SpaceX successfully launched the secret Zuma mission from Cape Canaveral on Sunday, January 7, 2018 and landed on the first stage of the Falcon 9 rocket.
CABO CAÑAVERAL – SpaceX on Monday told a Falcon 9 the rocket seemed to have worked as expected during the launch of the government's Zuma mission Sunday. the night, amid rumors of a possible failure of the mission .
"We do not comment on missions of this nature, but from now on the revisions of the data indicate that Falcon 9 had a nominal performance," a SpaceX spokesman said in a statement.
Northrop Grumman, responsible for the spacecraft and contracted for the launch, did not immediately respond to the questions. 19659008] SpaceX cut off its launch transmission after confirming that the nose cone of the rocket, the cause of a planned launch delay in November, had split a few minutes after 8 p. M. ET Explosion from the Cape Canaveral Air Force Station. That is the standard procedure during secret national security missions.
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But neither SpaceX nor Northrop subsequently confirmed that the launch was finally successful, as does the United Launch Alliance for its classified missions.
Elon Musk, CEO of SpaceX, shared a long-exposure photo of Falcon's launch and landing taken by Satellite Beach High student John Kraus on Monday, with no indication that something was wrong.
Marco Langbroek, an amateur satellite tracker from the Netherlands who is experienced in following classified missions and observing Zuma closely, said he had no information to back up the rumors of a failure and "had no idea if they were viable or do not".
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A SpaceX Falcon 9 rocket launches from the Cape Canaveral Air Force Station with the secret Zuma. load on Sunday, January 7, 2018. You can see the first stage landing again between the masts of the boat. (Photo: MALCOLM DENEMARK / FLORIDA TODAY)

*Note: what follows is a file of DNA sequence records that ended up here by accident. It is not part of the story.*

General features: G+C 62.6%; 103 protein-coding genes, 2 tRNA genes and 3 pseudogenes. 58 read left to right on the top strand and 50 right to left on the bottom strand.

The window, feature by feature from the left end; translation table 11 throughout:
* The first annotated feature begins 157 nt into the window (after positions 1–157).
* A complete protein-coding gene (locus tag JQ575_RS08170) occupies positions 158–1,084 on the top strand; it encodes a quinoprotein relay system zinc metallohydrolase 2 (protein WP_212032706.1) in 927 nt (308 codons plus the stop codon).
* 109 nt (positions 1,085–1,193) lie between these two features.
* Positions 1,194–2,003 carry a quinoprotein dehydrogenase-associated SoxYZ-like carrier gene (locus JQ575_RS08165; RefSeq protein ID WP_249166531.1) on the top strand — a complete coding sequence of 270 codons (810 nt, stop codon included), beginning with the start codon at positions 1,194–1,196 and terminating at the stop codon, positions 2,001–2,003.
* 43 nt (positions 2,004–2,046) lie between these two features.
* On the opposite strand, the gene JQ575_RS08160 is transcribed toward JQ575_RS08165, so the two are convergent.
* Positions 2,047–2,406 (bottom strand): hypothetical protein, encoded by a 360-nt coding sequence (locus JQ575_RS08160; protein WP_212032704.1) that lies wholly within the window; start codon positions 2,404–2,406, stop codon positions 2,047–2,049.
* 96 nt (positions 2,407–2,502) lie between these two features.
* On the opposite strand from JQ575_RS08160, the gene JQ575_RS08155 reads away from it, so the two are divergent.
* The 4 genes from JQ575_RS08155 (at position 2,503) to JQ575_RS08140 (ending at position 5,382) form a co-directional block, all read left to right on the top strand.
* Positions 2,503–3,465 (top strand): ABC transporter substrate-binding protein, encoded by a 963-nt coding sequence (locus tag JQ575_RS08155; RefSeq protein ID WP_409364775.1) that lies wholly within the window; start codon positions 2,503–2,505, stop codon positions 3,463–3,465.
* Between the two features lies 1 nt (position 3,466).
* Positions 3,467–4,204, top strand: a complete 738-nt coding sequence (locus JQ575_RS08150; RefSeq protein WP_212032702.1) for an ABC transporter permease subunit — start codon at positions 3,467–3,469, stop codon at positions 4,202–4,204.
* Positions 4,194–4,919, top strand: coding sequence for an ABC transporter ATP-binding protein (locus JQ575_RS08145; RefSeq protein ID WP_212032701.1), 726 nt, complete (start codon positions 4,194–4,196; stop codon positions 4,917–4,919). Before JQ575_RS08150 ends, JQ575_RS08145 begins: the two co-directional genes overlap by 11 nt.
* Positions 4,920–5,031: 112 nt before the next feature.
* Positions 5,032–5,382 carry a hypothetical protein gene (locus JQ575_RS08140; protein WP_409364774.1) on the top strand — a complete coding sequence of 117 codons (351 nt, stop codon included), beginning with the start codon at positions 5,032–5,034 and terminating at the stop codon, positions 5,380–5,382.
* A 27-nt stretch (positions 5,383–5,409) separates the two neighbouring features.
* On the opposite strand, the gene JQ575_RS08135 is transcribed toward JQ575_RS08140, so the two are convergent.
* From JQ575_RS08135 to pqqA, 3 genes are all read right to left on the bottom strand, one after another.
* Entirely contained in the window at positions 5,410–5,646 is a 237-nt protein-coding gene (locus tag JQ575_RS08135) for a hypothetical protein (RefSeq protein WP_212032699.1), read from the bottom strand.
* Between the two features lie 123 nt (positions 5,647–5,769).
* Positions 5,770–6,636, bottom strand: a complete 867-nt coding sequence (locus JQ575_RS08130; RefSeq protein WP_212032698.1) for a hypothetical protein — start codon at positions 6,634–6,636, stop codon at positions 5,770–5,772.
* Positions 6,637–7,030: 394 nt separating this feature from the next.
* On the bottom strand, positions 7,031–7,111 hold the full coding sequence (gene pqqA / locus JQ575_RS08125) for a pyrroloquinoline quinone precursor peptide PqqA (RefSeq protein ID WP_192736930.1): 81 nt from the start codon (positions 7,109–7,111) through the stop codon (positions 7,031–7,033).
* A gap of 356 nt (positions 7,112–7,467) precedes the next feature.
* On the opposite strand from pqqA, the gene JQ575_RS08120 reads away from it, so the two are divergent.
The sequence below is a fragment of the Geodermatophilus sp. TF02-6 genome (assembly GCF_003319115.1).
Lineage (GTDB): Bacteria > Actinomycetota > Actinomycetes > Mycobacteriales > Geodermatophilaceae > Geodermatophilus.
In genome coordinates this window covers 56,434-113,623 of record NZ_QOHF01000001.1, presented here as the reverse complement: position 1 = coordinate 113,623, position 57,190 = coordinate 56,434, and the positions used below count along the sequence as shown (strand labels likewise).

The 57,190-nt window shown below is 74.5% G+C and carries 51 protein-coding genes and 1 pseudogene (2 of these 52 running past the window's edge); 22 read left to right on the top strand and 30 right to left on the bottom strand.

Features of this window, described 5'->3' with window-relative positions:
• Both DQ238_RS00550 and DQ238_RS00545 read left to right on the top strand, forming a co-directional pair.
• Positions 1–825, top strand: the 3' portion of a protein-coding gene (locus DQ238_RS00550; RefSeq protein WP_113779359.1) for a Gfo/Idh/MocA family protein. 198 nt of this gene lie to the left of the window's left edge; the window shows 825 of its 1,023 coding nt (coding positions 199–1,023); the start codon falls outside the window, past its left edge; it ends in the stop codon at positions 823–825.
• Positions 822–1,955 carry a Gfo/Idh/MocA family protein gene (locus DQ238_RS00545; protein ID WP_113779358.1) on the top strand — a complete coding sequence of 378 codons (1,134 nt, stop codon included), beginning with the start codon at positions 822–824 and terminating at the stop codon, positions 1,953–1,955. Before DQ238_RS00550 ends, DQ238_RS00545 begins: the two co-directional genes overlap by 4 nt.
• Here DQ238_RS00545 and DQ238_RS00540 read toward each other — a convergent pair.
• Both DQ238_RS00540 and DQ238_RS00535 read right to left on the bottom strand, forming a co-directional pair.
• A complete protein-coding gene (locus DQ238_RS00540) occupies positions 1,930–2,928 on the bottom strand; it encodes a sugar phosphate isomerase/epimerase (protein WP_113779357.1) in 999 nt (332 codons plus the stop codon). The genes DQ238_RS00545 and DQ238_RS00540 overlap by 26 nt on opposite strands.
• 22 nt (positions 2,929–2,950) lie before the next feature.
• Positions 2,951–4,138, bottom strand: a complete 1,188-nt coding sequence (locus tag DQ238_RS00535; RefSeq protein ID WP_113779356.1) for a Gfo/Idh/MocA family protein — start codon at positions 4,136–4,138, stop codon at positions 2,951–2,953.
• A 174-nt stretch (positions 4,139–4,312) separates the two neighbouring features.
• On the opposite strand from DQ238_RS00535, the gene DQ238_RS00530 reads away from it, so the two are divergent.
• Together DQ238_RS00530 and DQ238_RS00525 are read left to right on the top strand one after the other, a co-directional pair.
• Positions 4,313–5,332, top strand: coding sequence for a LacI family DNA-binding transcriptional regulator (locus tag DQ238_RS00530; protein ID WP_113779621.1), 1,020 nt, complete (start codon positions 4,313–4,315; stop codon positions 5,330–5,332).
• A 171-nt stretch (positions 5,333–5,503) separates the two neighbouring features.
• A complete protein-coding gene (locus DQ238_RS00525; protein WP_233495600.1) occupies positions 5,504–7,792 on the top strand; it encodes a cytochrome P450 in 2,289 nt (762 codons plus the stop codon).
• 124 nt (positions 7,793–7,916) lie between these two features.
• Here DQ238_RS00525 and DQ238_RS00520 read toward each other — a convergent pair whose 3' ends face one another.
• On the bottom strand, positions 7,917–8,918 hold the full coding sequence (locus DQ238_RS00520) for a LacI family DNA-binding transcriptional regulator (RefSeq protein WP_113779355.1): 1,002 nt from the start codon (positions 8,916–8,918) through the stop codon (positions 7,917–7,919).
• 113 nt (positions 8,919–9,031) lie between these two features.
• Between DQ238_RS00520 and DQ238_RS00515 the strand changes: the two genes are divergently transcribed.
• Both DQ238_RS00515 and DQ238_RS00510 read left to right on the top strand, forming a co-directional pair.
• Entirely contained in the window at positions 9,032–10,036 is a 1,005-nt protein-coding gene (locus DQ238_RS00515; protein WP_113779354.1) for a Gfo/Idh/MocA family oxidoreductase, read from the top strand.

From Space Coast, the bluish white light seemed to rotate in the sky when the engine of the upper stage of the rocket ignited about 50 miles up, about two and a half . half a minute after takeoff, and the first stage began to fly back to the Cape to land.
But while hitting, the images were probably the result of what meteorologists said were relatively common weather conditions.
Viewers saw the light of Falcon 9 engines illuminated and diffracted through a pair of thin cloud coverings, one at 4,000 feet and the other at approximately 20,000 to 25,000 feet, said Tony Cristaldi, chief meteorologist at the National Weather Service in Melbourne.
The clouds were more widespread along the northeast path of Falcon 9 over the Atlantic Ocean, but they broke on the coast, which provided unobstructed views along the rise of the rocket and the descent of the reinforcement to a landing.
The brightness of the Merlin engines was accentuated in the same way that the light reflected in the high clouds at sunrise or sunset is particularly picturesque.
"The lighting of the rocket boom would cause similar effects when crossing those clouds," said Cristaldi.
The Sunday night show was eye-catching, at least briefly, but it did not spearhead the dramatic scene that southern California residents recently accepted when a Falcon 9 took off near sunset on December 22.
The light of the setting sun enveloped the feather of the rocket in a white bubble with a tail like a comet that transfigured the spectators and went viral on social networks. Musk played along with jokes about UFOs and aliens during the successful launch of the Iridium satellites.
This phenomenon is known as noctilucent clouds. The early birds of September 2, 2015 enjoyed a similar scene on the east coast of Florida when a United Launch Alliance Atlas V rocket carrying a Navy communications satellite took off from Cape Canaveral about 40 minutes before sunrise.
SpaceX has been preparing for testing and a debut launch of its Falcon Heavy rocket, and for another satellite launch as early as the end of January.
If there is any question about whether Falcon 9 did its work on Sunday night, those preparations would be left pending for further investigation of Zuma's mission.
ULA is preparing to start its 2018 launch schedule with a Wednesday flight from a classified mission of the California National Reconnaissance Office on a Delta IV rocket. Next, a nighttime launch will be launched on January 18 from the Cape of an Atlas V rocket and a US missile warning satellite. UU
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